Tiffany: I used to be really conscientious about the mail. Then I realized it was something that someone else could do. I delegated it with joy to my husband who immediately said, “Of course. No big deal, babe.” The next day, he takes the mail out of the mailbox and puts it on the kitchen counter. He doesn’t open any of the envelopes.

Day two, same thing. Day three, same thing. Week one goes by. Week two goes by. This is what I call practicing patience judo. Maybe he has a strategy. Then he goes off on this very long trip and I end up in New York with a toddler, and I’ve just found out I’m pregnant, so I’m sick every day. I’m working full-time. The mail just starts to pile up.

I can’t do it. It grows so large that the pile of mail starts talking to me, saying, “You’re so irresponsible. That pink envelope is probably that birthday party invitation that you’re not going to respond to.” But over time, the pile of mail became so ridiculously large that my HCD started justifying my action. Eventually the voice would say, “The mail couldn’t possibly be your responsibility because you would’ve never let it get to this point.” As nothing terrible happened and the world just kept going, my anxiety began to wane. When my husband came back from his trip to find three months of unopened mail literally spilling over our kitchen counter, for the first time in our relationship, he seemed a little stressed about the mail.

For the next 48 hours all I could hear was the shredder. He goes through all of it. Another two days of him making phone calls and managing it.

It was an important moment because I learned that other people in our lives do have a threshold for disarray or disorder. If you really do drop the ball, eventually it can be picked up. When we delegate, we often think that it’s the process of communication that is the delegation, but it’s not. If you ask someone to do something but you’re still holding onto the responsibility and obsessing over whether or not it’s gotten done, you haven’t really delegated it. You assigned a task, but you’re still owning it and feeling the responsibility.

Before I could even get to delegating, I used to do this thing that I call imaginary delegation. I used to assign tasks to people in my mind, expect them to fulfill the task, get annoyed or angry when they didn’t, but never actually tell them.

Gretchen: That is very obliger to think that other people should recognize the responsibility to fulfill something, or that other people will understand that you have taken on a burden and give you mental credit for it.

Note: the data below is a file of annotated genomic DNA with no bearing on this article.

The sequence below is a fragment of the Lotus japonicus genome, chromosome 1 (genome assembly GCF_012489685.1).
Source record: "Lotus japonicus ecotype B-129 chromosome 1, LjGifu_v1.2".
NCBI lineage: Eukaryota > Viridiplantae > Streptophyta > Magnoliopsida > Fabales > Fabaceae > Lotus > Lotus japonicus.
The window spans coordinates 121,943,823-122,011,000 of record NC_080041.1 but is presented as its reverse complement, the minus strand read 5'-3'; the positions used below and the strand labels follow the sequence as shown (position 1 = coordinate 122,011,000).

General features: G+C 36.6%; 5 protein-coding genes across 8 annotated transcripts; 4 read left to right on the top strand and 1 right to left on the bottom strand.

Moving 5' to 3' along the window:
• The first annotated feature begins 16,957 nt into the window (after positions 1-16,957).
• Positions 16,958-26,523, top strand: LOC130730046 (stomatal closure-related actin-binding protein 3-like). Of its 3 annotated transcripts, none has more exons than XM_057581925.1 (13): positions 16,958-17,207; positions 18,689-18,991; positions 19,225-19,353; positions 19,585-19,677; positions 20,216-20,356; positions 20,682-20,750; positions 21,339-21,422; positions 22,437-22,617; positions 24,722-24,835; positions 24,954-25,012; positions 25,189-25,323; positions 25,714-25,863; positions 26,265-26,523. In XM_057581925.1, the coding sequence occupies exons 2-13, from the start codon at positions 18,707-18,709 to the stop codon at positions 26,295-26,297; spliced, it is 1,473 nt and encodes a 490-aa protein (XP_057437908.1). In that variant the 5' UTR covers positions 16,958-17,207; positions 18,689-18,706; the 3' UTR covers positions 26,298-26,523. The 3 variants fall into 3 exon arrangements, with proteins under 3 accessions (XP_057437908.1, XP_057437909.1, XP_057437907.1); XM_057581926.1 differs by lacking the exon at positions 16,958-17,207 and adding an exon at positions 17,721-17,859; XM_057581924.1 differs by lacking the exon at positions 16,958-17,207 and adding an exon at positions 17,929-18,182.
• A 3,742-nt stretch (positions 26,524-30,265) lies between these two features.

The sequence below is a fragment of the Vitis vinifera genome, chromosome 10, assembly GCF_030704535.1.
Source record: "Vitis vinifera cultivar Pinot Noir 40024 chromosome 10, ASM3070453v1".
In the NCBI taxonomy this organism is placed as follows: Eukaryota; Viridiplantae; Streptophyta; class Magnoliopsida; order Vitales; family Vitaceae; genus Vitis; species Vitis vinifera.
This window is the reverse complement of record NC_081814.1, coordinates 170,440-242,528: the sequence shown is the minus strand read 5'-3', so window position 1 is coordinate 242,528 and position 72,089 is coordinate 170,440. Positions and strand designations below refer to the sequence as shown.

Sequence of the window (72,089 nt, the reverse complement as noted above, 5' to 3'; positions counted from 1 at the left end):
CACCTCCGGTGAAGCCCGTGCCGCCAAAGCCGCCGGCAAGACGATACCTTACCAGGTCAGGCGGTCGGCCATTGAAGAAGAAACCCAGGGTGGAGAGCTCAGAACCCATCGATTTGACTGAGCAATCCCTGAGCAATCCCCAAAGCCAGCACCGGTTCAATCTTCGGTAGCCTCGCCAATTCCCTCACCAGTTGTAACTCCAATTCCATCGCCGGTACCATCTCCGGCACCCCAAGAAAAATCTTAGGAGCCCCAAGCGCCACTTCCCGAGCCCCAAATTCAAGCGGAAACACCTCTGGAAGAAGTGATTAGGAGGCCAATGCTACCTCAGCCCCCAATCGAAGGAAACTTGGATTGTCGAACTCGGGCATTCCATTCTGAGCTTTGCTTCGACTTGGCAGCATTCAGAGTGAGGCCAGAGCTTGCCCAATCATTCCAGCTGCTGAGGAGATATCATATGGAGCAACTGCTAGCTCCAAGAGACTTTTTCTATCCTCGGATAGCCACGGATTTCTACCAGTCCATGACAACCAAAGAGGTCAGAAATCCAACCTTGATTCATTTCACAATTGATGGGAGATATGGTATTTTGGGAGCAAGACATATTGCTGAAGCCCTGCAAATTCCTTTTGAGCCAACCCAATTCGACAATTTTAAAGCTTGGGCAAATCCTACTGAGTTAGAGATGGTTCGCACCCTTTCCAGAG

This is the thing about shared work: you’ll be like, “For three months I made the coffee. Is no one else going to make the coffee?” And they’ll be thinking, “I thought it was your job to make the coffee.” Or, “I thought you liked making the coffee.” They’re not feeling like a shirker. We don’t walk around thinking, “How are people helping us?” or “What should I be doing to help?” We’re just like, “What’s the least I can get away with here?”

I want to talk to you about your four go-to’s, one of which is sleep. I know you’re a sleep zealot.

Tiffany: I am. I used to not be. I used to have a work ethic that was attached to depriving myself of sleep. It is one of the most damaging things that you can do. I had my epiphany through a relationship with my boss. I joined this company called Levo, and during my first performance review, the CEO said, “I have one concern. I don’t think that you get enough sleep.” I was kind of offended.

I felt like she didn’t understand my circumstances. It was a company that’s run by millennials and I was the only person who had kids. I thought, “She has no idea what’s required in order for a busy working mom to run her life.” When I got home that night, I complained to my husband about this millennial who told me I needed to get more sleep. He said, “Tiffany, I think the world would be a better place if you got more sleep.” So my performance evaluation hinged on this exercise where I had to get eight hours of sleep for eight weeks in a row. And it changed my life. It’s like a fog lifted. I’d been exhausted for 10 years and I just didn’t know.